Many Trump supporters have come to hate the governor that so many of them worshipped for daring to oppose (Trump’s) COVID-19 policies that eviscerated the economy. DeSantis’ executive leadership in Florida was so great, in fact, that the forty-fifth president chose to move to Florida following his controversial term in the White House!
A Big Lie: DeSantis Loses Power in Tallahassee
Now, rumors abound that Florida’s governor is facing a loss of power at home. Tallahassee insiders—who universally loathed DeSantis and merely went along with him because he was such an effective executive—are now outing themselves as the “Never DeSantis” crew we in Florida knew them to be.
For all the lies spewed by the Trump Campaign about how DeSantis is a “globalist” or a “RINO”, Florida’s forty-sixth governor was hated by the miniaturized “Deep State” of Tallahassee. He brought them to heel without tearing the state apart. These forces are now in full swing as DeSantis perceived to have been permanently marred and weakened due to his upstart challenge to the new Republican establishment leader, Donald J. Trump.
Unbelievably, the gonzo Florida politician who represents the First District of Florida, Rep. Matt Gaetz, defended DeSantis against the scurrilous attacks in the press saying DeSantis has lost his influence in Florida since running for president. Gaetz, who is beset by a coterie of controversies—and is himself a Trump fanatic—rightly argued that, should DeSantis’ campaign for president end, he would return to a Florida grateful to have its excellent governor back.
DeSantis would find that his leadership in Tallahassee would be welcomed and that he would continue to effectively govern until the end his term as governor (after which, more rumors abound that Gaetz hilariously believes that he would replace DeSantis).
The problem with these stories in the press is that DeSantis is not dropping out. He’s never indicated that he’s going to abandon his cause for the presidency.
Why should he?
Not a single vote has been cast in the GOP Primary—and there won’t be a vote cast until the middle of January 2024!
Stories undermining DeSantis’ brilliant leadership of Florida have likely been planted by the swampy forces at Mar-a-Lago to further undermine and destroy the DeSantis Campaign, which has been trailing former President Trump bigly in national polls.
Of course, Trump was the man who has spent every election that he’s run in decrying “Fake News” and their allegedly inaccurate polls. In 2016, Trump proved that presidential polling data cannot be relied on. Now that the polls are saying what Trump wants to hear, suddenly, they’re all to believed.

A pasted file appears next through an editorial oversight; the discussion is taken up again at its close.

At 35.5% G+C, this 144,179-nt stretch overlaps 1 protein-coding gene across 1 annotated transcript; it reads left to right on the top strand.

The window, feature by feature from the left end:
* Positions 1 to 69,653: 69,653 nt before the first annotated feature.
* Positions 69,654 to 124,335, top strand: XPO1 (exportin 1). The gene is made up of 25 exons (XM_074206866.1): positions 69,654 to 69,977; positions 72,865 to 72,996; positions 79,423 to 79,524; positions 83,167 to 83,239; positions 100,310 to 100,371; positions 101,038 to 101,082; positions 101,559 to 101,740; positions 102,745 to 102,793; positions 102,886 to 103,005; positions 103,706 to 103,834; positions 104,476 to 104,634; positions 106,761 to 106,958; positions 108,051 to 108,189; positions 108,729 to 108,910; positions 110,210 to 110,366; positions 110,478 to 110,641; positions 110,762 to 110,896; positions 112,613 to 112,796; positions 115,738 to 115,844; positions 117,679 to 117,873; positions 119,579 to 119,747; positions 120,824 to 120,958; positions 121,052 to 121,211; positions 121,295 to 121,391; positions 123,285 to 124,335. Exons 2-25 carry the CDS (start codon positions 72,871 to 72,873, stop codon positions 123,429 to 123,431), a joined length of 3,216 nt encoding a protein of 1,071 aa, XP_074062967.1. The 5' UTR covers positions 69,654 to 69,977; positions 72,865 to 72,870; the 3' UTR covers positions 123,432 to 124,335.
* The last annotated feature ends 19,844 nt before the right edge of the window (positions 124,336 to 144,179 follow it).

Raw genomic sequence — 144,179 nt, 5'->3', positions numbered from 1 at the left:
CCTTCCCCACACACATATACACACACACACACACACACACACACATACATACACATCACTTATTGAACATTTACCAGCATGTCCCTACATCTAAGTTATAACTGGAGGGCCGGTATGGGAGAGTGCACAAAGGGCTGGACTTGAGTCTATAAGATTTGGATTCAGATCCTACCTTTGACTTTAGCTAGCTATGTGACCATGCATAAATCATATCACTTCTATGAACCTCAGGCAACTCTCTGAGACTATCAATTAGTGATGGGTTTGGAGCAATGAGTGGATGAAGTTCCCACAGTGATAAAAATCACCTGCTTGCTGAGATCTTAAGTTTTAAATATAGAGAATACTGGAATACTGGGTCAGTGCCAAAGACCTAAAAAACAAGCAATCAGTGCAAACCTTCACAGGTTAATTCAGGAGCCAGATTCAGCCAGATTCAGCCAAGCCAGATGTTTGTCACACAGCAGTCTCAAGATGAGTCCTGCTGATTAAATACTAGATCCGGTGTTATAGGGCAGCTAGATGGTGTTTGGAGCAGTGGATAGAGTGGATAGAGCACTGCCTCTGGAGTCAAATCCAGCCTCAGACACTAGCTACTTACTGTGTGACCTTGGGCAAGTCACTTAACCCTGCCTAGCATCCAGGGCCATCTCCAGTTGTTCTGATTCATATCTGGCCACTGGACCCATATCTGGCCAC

The Only Polls That Matter Are Actual Votes
The only polls that matter are final election tallies.
Just look at DeSantis’ ground game in the first primary state of Iowa. The Florida governor is dominating in face-to-face meetups, whereas Trump is chasing down interviews with the mainstream media and diverting gobs of campaign cash to his growing legal woes. This is not the stuff of a winning campaign.
What’s more, Trump may eventually be disqualified from even holding office, if the court challenges to Trump’s eligibility under the so-called “Insurrection Clause” of the Fourteenth Amendment to pass constitutional muster.
All this is to say that, far from being a defeated presidential candidate and a lame-duck governor, DeSantis is still competitive. Even if Governor DeSantis were to end his presidential campaign—which would only happen if he lost actual votes (as opposed to politically charged polls)—he would return to Florida and find that he still has much influence and will have no real problem asserting that influence as he saw fit.
The Mar-a-Lago crew needs to cool it with their civil war against DeSantis and recognize that, whoever wins the GOP Primary, the victor will need the other candidate’s supporters (and the support of the other candidate as well) if they are to overcome President Joe Biden and the Democratic Party.
A 19FortyFive Senior Editor, Brandon J. Weichert is a former Congressional staffer and geopolitical analyst who is a contributor at The Washington Times, as well as at the Asia Times. He is the author of Winning Space: How America Remains a Superpower (Republic Book Publishers), Biohacked: China’s Race to Control Life (Encounter Books), and The Shadow War: Iran’s Quest for Supremacy (July 23). Weichert occasionally serves as a Subject Matter Expert for various organizations, including the Department of Defense. He can be followed via Twitter @WeTheBrandon. He writes opinion columns from a conservative perspective.